We asked a few v/bloggers to give new Netflix’s series trailer, Atypical, a watch - and we'll be really interested to find out what you think. 

The series, which starts on 11 August, is a coming of age story that follows Sam – an 18 year old on the autism spectrum - on his search for love and independence.

Atypical, Netflix's new show.

Sam's journey of self-discovery upends his entire family, forcing them all to grapple with change in their own lives as they all struggle with the central theme: what does it really mean to be normal?

We look forward to seeing the series in full, but here are some initial thoughts on the the trailer...

Connor Ward, autistic vlogger

YouTube: Connopolis

My initial reaction to seeing the trailer was actually frustration. Is there seriously another portrayal of autism in popular culture that is trying to fit every stereotype out there? It’s not the end of the world it just would have been a good opportunity to explore different areas on the spectrum.

The trailer gives the impression that the therapist is suggesting that in order for Sam to become happy he must get into a relationship. This is a sentiment that I imagine infuriates a lot of people not just those on the spectrum. It’s a bit disappointing. It appears that they are using the dating aspect as a comedy gimmick as naturally a lot of people on the spectrum would struggle with the social conventions that come along with relationships.

The trailer does show that the programme will also cover what affect having someone on the spectrum in a family is like which could be great if they pull it off correctly. For me The A Word gave a perfect representation of the impact it has on families. It would be interesting to see how that plays out for a young adult. That’s why I feel they used the relationships topic as that’s something a lot of families can relate to.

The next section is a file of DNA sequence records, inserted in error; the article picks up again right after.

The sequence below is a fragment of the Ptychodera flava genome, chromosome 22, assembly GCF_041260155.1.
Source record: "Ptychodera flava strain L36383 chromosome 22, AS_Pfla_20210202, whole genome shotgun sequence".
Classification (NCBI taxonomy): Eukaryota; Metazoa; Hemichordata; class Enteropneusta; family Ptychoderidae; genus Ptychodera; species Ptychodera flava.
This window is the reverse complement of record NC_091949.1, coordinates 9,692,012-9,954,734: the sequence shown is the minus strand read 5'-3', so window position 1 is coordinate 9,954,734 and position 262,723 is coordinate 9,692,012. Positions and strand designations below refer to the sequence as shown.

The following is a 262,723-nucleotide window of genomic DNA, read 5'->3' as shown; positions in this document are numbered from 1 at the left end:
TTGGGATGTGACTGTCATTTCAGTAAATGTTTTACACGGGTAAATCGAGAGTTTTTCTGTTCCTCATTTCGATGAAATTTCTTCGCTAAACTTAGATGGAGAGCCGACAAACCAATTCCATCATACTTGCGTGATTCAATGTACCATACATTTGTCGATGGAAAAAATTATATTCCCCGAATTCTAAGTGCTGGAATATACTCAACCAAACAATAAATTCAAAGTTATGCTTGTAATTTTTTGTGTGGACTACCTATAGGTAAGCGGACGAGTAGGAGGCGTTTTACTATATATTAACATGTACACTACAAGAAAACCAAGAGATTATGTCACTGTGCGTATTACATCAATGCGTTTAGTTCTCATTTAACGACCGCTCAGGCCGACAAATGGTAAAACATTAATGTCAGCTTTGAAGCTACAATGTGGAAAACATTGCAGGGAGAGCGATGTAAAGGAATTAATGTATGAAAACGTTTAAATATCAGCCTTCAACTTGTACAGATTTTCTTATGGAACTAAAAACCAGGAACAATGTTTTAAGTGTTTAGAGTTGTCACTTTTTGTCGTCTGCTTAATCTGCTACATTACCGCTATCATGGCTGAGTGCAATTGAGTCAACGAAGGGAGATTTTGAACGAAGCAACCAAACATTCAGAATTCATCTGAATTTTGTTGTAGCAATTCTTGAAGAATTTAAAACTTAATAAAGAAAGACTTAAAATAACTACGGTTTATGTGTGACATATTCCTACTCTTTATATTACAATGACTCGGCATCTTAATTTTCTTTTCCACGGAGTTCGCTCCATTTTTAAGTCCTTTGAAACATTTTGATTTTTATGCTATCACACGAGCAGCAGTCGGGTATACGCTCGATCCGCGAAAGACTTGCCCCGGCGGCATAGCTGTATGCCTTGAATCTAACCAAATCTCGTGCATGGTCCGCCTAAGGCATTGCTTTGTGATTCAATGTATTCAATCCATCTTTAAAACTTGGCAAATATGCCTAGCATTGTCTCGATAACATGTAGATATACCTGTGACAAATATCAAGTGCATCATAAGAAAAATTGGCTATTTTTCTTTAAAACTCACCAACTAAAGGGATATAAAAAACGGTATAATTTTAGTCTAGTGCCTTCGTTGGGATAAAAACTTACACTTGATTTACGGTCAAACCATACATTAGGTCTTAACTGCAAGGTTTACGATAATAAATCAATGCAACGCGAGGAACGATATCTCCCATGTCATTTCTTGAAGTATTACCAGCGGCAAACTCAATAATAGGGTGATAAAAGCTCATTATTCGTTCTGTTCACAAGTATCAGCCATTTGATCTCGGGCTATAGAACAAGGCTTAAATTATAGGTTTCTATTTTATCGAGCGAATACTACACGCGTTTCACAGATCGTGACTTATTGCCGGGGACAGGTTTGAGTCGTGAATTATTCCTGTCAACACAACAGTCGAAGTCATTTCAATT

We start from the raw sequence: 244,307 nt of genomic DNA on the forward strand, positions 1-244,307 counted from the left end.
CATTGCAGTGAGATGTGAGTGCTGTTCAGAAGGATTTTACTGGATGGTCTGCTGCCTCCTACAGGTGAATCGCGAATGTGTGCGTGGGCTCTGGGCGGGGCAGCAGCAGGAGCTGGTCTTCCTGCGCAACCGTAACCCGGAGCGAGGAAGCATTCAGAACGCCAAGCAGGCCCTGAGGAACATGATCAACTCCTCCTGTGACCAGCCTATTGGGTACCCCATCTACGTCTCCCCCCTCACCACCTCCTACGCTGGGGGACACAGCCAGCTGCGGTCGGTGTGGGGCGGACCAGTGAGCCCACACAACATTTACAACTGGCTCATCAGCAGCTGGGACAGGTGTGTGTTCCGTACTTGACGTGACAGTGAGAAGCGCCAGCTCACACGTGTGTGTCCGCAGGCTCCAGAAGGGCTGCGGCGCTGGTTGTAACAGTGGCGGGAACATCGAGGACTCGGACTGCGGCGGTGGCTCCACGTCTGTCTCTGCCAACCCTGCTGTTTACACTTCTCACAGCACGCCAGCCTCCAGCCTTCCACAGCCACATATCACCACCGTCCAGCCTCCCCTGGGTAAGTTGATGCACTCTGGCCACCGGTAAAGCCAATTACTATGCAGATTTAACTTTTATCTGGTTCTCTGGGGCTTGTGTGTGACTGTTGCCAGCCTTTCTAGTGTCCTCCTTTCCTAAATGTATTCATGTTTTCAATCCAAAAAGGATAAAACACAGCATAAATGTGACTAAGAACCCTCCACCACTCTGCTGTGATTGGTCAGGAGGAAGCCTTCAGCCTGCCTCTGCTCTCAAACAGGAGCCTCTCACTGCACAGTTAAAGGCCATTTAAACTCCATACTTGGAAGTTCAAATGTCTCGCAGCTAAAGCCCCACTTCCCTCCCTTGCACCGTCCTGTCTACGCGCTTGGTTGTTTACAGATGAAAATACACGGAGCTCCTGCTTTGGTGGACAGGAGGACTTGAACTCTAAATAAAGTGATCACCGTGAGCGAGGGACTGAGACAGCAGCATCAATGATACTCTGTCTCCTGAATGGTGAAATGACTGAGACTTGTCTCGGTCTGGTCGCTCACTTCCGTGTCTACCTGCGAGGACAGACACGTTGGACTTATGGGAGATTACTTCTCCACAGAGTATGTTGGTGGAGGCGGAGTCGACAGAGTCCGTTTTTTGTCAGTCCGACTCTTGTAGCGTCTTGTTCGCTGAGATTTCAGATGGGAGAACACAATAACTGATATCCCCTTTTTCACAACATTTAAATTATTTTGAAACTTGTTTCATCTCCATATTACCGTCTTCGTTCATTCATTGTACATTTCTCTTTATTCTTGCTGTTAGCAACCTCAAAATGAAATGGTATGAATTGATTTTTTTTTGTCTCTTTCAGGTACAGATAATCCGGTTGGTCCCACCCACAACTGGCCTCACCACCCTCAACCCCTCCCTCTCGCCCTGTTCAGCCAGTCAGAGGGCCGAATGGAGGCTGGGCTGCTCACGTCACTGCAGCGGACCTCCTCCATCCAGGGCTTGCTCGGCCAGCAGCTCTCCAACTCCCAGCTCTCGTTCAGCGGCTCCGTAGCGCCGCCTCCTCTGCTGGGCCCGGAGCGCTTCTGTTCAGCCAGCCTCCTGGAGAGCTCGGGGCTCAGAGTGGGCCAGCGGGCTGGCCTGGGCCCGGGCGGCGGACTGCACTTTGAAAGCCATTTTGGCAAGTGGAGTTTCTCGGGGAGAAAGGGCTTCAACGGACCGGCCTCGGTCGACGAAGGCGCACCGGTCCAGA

I really hope they prove me wrong with how gimmicky it comes across. I feel the messages they want to convey could have easily been done with a “going to university” storyline but relationships is the path they chose. Ultimately any publicity is good publicity so as long as it’s not damaging to the autistic community. I’m fine with it existing even though there is a lot I disagree with. I’ll be watching on 11 August, and hopefully it can prove me wrong!

Matt Davis, father of an autistic child and blogger

Blog: My Son Isaac

I salute the arrival of Atypical  to our screens. The trailer implies a bold approach to championing autism. It brings the condition out in the open and lays in bare. Another win for awareness. Another cultural dent in autism's favour. We immediately witness a socially challenging condition. A family whose narrative has shifted. A boy who is different. How it plays out I don't know. I suspect a softening of some of the more nuanced struggles but that's not necessarily a bad thing. Maybe positivity is needed in a trailer. I look forward to watching the whole series.

Katy Gough, autistic vlogger

YouTube: invisible i

Any opportunity of autism appearing in the media is an exciting prospect but one that I feel needs to be handled with care. After watching the trailer for Atypical, I feel that it creates many questions in regards to representing autism in the media. Can the media accurately portray the diversity of autism through just one man's journey?

I worry that those watching Atypical will be a part of this man's journey and then believe that everyone on the spectrum experiences the same – let's not forget how those on the spectrum are still constantly compared to Rain Man! Is it acceptable to have autistic characters played by non-autistic actors? Atypical has definitely ignited opinions around this topic and I believe, like many, that the media's credibility in their depiction of autism doesn't begin and end with their characters. It also stretches to how they actively support autistic actors, writers and directors.

The media have huge power and with that, huge responsibility in spreading knowledge and understanding of autism. I was disappointed to see Atypical using this opportunity for yet another autistic male, failing to find love and being 'hilariously' awkward in the process and I'm still not sure as to whether they're laughing at him or with him...! What about females on the spectrum? Or those happily married with children? Or even those in employment and learning to live independently?

I think it's time for a media shake-up!

Watch the trailer here

Let us know what you think by commenting on our Facebook page or tweet us @autism.

Some reviews have been amended for length and clarity.